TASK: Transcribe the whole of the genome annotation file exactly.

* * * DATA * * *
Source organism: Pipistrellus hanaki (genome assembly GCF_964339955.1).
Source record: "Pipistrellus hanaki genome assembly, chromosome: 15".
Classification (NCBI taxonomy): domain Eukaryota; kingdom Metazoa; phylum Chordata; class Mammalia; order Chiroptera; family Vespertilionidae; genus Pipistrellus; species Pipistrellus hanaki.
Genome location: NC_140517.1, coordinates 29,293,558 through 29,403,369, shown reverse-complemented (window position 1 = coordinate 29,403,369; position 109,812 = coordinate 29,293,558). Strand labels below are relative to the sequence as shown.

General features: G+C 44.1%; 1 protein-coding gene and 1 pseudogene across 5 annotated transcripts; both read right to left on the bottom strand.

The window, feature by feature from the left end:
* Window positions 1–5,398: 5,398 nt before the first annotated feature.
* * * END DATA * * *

Source organism: Pipistrellus hanaki (genome assembly GCF_964339955.1).
Source record: "Pipistrellus hanaki genome assembly, chromosome: 15".
Classification (NCBI taxonomy): domain Eukaryota; kingdom Metazoa; phylum Chordata; class Mammalia; order Chiroptera; family Vespertilionidae; genus Pipistrellus; species Pipistrellus hanaki.
Genome location: NC_140517.1, coordinates 29,293,558 through 29,403,369, shown reverse-complemented (window position 1 = coordinate 29,403,369; position 109,812 = coordinate 29,293,558). Strand labels below are relative to the sequence as shown.

General features: G+C 44.1%; 1 protein-coding gene and 1 pseudogene across 5 annotated transcripts; both read right to left on the bottom strand.

The window, feature by feature from the left end:
* Window positions 1–5,398: 5,398 nt before the first annotated feature.